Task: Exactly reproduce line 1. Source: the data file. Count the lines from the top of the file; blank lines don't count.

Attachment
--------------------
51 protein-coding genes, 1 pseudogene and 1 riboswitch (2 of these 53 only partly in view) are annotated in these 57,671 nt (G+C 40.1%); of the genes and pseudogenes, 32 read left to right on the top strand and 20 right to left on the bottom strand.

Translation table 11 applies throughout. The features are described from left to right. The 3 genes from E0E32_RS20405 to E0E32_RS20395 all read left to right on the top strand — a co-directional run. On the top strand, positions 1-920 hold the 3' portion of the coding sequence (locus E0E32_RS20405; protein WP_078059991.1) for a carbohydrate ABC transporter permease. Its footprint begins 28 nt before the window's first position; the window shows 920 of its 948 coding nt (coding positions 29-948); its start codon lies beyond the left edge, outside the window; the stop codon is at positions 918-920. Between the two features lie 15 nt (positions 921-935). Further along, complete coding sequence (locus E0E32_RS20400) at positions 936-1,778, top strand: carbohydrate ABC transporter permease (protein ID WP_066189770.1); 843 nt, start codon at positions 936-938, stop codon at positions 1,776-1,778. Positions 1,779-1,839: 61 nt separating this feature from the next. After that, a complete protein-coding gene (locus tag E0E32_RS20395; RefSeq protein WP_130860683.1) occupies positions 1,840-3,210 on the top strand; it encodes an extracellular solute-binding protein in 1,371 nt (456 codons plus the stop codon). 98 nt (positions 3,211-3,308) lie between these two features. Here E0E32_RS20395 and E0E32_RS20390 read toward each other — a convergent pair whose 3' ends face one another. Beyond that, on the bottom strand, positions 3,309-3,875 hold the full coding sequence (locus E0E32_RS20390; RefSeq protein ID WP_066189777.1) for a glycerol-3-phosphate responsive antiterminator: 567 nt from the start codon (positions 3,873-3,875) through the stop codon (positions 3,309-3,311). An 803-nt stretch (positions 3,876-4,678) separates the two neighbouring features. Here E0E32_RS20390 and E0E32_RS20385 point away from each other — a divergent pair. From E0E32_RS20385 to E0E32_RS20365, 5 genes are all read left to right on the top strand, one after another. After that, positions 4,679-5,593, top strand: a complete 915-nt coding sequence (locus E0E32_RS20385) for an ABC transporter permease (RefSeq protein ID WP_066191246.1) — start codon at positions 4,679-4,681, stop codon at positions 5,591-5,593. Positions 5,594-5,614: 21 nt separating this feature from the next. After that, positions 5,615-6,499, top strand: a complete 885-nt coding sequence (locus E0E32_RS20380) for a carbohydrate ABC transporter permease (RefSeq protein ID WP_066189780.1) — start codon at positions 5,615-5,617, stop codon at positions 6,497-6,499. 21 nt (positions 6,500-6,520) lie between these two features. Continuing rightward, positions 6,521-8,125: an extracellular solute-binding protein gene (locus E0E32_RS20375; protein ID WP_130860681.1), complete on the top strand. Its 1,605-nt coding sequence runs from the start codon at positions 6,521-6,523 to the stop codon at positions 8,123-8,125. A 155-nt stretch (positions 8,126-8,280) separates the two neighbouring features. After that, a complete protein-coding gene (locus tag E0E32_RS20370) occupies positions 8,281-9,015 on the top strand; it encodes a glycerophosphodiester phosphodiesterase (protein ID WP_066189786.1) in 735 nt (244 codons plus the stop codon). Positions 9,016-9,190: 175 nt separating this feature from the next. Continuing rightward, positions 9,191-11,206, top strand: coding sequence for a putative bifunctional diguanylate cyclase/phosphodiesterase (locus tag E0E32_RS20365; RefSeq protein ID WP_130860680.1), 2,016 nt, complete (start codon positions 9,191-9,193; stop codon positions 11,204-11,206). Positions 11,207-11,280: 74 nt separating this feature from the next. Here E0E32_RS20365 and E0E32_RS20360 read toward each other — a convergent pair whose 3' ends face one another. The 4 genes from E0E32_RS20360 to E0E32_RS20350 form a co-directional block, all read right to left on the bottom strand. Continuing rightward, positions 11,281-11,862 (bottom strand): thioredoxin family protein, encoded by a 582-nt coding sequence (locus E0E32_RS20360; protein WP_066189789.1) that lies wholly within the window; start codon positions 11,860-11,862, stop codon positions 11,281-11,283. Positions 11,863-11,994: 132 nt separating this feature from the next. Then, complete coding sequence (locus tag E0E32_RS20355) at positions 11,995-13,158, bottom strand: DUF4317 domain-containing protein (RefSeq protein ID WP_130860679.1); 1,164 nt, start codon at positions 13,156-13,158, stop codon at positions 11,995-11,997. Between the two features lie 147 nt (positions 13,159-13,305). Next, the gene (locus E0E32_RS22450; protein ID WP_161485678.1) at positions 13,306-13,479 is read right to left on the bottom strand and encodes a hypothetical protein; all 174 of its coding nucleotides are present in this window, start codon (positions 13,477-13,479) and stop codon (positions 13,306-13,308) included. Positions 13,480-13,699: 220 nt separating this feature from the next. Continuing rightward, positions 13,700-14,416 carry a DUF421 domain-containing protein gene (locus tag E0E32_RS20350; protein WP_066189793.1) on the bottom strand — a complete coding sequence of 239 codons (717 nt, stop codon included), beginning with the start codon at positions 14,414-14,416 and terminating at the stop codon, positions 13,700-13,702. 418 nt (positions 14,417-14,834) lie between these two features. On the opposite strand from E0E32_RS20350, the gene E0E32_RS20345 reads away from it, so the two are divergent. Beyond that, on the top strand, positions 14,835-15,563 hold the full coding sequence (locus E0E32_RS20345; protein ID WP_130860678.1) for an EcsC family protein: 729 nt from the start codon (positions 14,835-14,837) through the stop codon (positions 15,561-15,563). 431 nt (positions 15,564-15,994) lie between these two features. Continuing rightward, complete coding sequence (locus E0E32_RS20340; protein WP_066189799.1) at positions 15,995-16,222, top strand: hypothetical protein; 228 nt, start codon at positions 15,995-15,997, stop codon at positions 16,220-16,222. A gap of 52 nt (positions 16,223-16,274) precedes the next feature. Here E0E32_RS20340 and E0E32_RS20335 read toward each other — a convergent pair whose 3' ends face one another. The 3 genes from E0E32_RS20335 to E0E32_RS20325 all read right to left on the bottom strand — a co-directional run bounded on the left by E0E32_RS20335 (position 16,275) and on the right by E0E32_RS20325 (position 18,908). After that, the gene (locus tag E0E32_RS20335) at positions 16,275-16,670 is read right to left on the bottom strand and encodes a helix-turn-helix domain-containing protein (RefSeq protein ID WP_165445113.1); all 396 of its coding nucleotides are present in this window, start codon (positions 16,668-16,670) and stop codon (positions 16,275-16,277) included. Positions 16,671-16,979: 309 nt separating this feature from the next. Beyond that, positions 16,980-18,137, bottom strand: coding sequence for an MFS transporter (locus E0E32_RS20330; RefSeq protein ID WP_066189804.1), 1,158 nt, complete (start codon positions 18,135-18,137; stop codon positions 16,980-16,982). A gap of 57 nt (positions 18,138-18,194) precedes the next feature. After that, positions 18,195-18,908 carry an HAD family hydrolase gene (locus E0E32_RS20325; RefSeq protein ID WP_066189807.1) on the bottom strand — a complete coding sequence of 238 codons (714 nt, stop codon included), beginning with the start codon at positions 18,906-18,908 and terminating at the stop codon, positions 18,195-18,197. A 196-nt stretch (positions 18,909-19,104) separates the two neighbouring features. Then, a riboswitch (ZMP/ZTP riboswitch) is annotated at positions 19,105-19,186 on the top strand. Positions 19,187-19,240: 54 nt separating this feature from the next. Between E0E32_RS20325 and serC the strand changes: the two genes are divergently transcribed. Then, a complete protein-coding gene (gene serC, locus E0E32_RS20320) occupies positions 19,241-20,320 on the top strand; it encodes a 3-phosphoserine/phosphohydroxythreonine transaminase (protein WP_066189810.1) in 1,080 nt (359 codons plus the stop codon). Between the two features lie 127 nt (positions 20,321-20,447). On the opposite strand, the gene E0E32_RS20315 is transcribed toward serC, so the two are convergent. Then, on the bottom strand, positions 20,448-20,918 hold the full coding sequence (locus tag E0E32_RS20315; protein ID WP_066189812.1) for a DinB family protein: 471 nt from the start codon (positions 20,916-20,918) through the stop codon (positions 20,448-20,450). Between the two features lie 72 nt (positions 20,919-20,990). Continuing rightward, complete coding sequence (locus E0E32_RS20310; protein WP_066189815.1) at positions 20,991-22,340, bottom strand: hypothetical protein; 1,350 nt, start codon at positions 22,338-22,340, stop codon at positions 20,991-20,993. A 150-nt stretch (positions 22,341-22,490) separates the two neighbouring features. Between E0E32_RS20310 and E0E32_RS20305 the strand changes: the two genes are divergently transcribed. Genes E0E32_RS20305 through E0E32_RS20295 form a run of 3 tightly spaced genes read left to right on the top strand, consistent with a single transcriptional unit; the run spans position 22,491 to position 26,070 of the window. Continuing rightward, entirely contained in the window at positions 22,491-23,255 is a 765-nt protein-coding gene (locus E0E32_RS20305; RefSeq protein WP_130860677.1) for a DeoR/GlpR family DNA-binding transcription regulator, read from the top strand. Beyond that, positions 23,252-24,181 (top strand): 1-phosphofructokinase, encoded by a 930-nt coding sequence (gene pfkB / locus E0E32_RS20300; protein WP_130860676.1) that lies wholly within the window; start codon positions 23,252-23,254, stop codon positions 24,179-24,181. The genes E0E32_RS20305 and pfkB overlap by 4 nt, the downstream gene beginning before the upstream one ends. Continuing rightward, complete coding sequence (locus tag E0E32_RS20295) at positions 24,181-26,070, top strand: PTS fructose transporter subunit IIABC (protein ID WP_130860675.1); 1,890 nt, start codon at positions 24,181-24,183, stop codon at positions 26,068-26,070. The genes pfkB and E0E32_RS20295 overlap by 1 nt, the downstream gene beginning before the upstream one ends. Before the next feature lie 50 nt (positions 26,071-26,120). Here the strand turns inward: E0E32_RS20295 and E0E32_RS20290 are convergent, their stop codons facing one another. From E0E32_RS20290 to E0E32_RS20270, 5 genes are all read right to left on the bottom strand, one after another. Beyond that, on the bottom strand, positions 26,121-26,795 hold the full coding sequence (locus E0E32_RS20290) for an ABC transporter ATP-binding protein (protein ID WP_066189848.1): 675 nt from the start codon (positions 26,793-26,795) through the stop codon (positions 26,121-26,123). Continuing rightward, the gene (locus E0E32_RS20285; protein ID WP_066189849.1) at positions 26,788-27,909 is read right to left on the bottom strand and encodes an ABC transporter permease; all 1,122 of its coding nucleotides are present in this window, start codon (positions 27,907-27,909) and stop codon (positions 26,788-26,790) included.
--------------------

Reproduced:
51 protein-coding genes, 1 pseudogene and 1 riboswitch (2 of these 53 only partly in view) are annotated in these 57,671 nt (G+C 40.1%); of the genes and pseudogenes, 32 read left to right on the top strand and 20 right to left on the bottom strand.